* Offer Cool Tags at the Clif Bar booth in the Healthy Lifestyle
    Festival. Through a Clif Bar partnership with NativeEnergy, race
    spectators can purchase green tags to offset the amount of CO2 they
    generate driving to and from the event. For each $2 Cool Tag(TM), an
    attendee can offset approximately 300 miles of car travel

    * Offer a bike valet area to encourage people to ride bikes instead of
    drive cars to the race

    * Provide organic CLIF(R) BAR energy bars and organic CLIF SHOT(R)
    BLOKS(TM) energy chews at rider feed stations and for spectators. Clif
    Bar has made a companywide commitment to organic agriculture. Organic
    foods are made without synthetic pesticides, benefiting the environment
    and the people who eat them

    * Provide eco-friendly recommendations to hospitality companies and other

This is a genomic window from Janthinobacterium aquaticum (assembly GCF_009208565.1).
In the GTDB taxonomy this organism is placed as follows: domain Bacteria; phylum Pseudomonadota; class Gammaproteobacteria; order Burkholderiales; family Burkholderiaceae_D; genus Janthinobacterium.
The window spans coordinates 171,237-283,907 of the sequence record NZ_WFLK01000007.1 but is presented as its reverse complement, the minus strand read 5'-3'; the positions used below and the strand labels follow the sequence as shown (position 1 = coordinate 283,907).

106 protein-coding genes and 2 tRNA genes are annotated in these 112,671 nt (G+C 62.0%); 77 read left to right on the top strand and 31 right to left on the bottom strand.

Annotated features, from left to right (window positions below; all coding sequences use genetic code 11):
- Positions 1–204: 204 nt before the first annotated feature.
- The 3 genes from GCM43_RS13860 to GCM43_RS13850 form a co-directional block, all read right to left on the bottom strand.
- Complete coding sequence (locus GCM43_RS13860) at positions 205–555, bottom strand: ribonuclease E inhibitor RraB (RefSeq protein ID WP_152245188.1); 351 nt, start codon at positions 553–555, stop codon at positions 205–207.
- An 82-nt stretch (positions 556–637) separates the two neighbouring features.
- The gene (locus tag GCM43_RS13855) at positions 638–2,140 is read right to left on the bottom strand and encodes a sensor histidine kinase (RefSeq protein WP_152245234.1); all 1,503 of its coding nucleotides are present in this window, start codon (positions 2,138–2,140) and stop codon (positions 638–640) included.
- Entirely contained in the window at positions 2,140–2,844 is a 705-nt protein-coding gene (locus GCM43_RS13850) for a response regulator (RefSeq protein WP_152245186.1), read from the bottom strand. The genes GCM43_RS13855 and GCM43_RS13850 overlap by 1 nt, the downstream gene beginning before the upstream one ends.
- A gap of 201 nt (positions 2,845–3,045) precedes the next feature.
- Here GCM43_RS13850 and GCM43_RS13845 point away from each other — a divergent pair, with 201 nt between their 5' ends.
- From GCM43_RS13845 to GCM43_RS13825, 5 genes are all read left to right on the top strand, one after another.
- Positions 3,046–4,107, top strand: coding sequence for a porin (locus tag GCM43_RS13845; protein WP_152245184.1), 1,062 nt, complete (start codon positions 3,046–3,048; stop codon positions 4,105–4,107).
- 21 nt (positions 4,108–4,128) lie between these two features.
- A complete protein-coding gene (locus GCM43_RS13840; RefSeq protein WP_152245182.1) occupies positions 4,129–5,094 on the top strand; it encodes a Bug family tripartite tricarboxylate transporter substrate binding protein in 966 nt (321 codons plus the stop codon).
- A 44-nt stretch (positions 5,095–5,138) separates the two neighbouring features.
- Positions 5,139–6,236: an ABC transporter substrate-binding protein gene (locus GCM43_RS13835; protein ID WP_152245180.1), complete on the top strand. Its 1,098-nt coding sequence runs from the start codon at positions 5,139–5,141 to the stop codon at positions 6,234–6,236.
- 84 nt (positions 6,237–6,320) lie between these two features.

vendors in the Healthy Lifestyle Festival. Suggestions include using
    biodegradable consumables such as plates and paper products

    * Bring the Clif Bar Biodiesel Bus to the race to raise awareness of
    cleaner burning fuels that reduce consumers' impact on global climate

Regular readers of Cyclecious know I'm dubious of many "green" technologies that do little to nothing to reduce actual fossil fuel usage, but what Clif is doing is still cool. And I used the word "dubious" twice in one day!

Also mentioned at Groovy Green. I'm surprised Treehugger hasn't mentioned this yet.

Tour deBris: New Orleans by bike

Kenny Bellau, a Category 1 racer from New Orleans, led a group of about 50 riders on a 60 mile New Orleans Adventure Ride to highlight the devestation that still exists in large parts of New Orleans.

Photos from the ride reveal scenes of destruction akin to bombed-out Beirut in the 80s. Bellau encouraged riders to take photos and spread them far and wide across the Internet. “I want to get the word out that we’re annihilated down here,” says Kenny Bellau. “The clean-up effort is only 20 percent done on the houses and 10 percent on the businesses.”

Bellau stayed behind in New Orleans during and immediately after Katrina to help with evacuation and rescue.

Read and see more about the ride:

Ken Kifer bike pages